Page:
At the end of a very enjoyable three days of astrophotography with a several other astronomers at the Leon Mow Dark Sky Site in Victoria (Australia), I caught a nice display of Geminid meteors. Over two or three hours, while also tending to cameras and telescopes, I spotted about 44 Geminid meteors as well as a number of other 'sporadics'. My camera also caught quite a few.
For two hours, I kept a Canon 5D mkII ticking over at ISO3200 with 8 second exposures through a 24mm f1.4 lens wide open, all on a Vixen GP-DX equatorial mount. I stacked that against a single 2 minute exposure to capture the surrounding stars and the milky way through Orion and up to Sirius and Canis Major at the top.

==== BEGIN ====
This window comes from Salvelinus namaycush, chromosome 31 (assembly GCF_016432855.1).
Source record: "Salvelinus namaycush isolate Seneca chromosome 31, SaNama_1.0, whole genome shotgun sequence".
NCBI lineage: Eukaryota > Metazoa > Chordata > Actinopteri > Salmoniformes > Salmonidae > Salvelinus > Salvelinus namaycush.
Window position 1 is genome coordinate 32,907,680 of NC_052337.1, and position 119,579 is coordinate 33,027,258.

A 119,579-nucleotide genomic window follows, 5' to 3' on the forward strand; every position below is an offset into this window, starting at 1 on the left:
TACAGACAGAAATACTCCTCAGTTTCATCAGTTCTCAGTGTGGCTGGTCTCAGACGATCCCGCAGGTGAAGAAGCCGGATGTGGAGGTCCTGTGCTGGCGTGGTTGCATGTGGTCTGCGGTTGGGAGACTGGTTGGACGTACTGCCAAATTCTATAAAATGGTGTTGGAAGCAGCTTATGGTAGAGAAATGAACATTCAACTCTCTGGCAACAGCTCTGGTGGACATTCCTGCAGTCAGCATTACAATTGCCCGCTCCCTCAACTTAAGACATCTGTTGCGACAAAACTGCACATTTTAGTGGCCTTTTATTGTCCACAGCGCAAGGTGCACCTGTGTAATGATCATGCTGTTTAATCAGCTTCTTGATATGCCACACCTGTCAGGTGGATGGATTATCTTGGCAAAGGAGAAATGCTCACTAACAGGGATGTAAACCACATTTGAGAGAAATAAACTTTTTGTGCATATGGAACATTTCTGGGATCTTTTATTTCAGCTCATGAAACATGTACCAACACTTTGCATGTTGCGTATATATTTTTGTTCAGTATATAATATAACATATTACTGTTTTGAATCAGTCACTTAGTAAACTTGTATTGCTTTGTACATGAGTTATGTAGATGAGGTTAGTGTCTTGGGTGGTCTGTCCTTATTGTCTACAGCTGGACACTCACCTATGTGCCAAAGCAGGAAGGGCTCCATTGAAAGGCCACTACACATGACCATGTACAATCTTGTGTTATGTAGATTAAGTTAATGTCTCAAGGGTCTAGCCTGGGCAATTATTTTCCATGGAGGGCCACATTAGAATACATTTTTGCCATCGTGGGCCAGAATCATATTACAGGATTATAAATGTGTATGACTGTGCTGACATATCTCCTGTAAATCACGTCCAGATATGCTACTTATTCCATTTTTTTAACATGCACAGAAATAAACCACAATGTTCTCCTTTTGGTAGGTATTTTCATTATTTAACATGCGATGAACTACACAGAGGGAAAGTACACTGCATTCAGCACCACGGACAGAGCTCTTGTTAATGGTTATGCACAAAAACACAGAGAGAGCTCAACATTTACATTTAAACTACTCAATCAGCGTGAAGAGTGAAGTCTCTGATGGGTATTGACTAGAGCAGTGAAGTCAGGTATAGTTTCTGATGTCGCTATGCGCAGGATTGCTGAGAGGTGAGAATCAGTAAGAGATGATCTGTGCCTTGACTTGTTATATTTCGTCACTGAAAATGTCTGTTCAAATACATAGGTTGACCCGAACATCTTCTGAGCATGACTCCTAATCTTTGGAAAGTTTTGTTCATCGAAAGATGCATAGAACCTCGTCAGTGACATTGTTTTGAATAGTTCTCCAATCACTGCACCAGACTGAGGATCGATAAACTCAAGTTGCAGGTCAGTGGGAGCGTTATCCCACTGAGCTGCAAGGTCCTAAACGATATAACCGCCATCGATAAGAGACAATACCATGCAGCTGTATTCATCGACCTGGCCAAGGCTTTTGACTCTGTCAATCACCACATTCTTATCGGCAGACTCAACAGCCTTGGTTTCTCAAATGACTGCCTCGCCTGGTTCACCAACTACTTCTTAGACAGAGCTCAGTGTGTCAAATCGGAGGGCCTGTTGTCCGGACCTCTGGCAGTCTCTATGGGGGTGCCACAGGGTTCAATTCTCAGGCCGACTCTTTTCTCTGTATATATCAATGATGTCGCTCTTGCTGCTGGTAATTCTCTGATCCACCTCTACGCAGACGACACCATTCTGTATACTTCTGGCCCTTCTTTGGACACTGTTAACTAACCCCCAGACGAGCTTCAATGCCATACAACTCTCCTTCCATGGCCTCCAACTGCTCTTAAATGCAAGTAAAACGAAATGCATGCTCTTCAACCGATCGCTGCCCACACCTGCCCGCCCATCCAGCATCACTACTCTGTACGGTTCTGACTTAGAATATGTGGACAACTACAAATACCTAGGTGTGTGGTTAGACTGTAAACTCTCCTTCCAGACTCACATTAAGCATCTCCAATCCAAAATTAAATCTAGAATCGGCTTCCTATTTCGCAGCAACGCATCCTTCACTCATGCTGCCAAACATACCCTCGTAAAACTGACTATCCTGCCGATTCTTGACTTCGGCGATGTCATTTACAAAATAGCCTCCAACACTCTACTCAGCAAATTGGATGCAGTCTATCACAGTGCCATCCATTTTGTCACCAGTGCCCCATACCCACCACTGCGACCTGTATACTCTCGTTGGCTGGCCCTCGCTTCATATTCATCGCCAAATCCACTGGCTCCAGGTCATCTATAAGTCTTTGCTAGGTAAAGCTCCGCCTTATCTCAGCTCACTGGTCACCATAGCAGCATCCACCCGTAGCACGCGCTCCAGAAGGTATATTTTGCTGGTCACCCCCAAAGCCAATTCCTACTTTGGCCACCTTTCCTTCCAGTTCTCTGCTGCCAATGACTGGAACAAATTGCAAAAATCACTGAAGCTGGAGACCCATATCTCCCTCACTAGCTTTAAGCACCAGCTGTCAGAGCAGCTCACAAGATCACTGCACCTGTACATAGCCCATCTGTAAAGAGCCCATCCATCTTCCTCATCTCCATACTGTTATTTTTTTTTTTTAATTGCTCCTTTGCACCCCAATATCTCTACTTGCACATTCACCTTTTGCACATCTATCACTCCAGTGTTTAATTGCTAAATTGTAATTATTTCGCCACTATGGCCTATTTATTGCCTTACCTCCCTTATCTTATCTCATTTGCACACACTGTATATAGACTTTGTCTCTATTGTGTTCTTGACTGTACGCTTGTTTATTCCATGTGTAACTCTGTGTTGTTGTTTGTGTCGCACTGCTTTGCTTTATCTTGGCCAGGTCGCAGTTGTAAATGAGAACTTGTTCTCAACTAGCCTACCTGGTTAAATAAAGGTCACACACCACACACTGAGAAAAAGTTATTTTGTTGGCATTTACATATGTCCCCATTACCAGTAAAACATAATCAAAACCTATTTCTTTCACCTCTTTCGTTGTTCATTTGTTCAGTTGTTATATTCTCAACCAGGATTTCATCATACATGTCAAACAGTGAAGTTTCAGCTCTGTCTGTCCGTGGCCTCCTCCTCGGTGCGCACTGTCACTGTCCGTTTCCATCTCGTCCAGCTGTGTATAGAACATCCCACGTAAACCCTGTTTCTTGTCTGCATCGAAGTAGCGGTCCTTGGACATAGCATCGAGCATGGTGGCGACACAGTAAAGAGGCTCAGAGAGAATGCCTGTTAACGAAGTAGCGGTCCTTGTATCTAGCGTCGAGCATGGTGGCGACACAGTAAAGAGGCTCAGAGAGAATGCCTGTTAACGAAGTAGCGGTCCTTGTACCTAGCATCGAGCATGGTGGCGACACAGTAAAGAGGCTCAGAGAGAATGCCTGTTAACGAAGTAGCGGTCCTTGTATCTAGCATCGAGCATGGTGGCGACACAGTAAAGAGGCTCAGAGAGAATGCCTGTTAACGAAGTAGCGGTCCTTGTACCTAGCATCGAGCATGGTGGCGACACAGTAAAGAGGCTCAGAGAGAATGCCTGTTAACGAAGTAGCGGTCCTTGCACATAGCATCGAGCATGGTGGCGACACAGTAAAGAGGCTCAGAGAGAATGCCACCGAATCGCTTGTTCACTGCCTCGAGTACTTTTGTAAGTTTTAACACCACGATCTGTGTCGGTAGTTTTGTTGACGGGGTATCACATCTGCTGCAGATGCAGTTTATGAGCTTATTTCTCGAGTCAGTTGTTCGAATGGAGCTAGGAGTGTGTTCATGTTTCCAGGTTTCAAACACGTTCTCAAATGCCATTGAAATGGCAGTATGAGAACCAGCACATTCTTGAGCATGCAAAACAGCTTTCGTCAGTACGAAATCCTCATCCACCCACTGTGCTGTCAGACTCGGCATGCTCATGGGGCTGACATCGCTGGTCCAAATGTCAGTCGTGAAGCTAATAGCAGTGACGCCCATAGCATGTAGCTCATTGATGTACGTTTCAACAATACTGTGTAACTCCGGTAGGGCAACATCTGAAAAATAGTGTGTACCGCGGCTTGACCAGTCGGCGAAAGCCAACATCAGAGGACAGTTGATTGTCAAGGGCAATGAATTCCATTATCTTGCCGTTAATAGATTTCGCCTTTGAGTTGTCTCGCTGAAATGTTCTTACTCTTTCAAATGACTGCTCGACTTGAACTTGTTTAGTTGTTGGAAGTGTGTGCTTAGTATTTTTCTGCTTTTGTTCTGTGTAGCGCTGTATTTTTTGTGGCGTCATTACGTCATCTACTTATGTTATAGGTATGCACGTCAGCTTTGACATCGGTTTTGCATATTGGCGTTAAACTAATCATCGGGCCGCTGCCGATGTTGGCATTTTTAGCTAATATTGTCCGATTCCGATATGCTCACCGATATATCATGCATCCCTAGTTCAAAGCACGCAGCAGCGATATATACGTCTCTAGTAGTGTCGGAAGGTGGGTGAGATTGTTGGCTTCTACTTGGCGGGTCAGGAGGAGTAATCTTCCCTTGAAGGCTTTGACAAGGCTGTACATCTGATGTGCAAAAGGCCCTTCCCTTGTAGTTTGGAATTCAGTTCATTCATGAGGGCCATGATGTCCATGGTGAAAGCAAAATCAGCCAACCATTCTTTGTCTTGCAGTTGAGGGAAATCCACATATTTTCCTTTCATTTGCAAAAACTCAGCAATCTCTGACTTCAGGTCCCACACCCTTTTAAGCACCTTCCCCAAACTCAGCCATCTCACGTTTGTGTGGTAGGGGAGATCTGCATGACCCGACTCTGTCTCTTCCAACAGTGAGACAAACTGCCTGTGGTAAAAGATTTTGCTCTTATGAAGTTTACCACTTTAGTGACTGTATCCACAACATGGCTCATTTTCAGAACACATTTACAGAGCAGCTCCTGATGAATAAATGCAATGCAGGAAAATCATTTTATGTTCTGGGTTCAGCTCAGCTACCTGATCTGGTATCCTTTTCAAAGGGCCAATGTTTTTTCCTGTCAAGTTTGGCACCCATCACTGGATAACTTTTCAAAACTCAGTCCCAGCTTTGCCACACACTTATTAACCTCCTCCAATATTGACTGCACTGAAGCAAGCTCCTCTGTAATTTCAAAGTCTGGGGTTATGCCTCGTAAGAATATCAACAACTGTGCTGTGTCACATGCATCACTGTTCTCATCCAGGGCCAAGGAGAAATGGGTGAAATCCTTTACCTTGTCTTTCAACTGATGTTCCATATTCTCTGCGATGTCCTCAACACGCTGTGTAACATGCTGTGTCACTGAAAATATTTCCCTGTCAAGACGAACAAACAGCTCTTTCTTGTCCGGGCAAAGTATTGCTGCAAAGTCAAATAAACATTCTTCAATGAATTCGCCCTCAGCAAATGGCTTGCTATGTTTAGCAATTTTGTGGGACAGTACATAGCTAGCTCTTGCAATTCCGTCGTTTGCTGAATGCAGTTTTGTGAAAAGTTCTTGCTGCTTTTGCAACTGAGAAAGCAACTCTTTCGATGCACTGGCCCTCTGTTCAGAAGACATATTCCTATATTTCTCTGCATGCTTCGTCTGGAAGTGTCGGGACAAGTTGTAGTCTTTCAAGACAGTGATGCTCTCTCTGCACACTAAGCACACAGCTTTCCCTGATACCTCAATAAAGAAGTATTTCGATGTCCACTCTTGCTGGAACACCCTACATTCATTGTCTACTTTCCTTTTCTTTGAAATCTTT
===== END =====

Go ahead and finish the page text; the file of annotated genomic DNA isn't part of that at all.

I count 34 Geminid meteors in the above image. This layer mask that I used in Photoshop might help you identify them - some very faint and another bright one that appeared headed straight for the camera from the meteor shower radiant between Castor and Pollux in Gemini.
That's easily my most productive meteor photographing attempt, and clearly shows the perspective effect of meteors appearing to stream away from the radiant.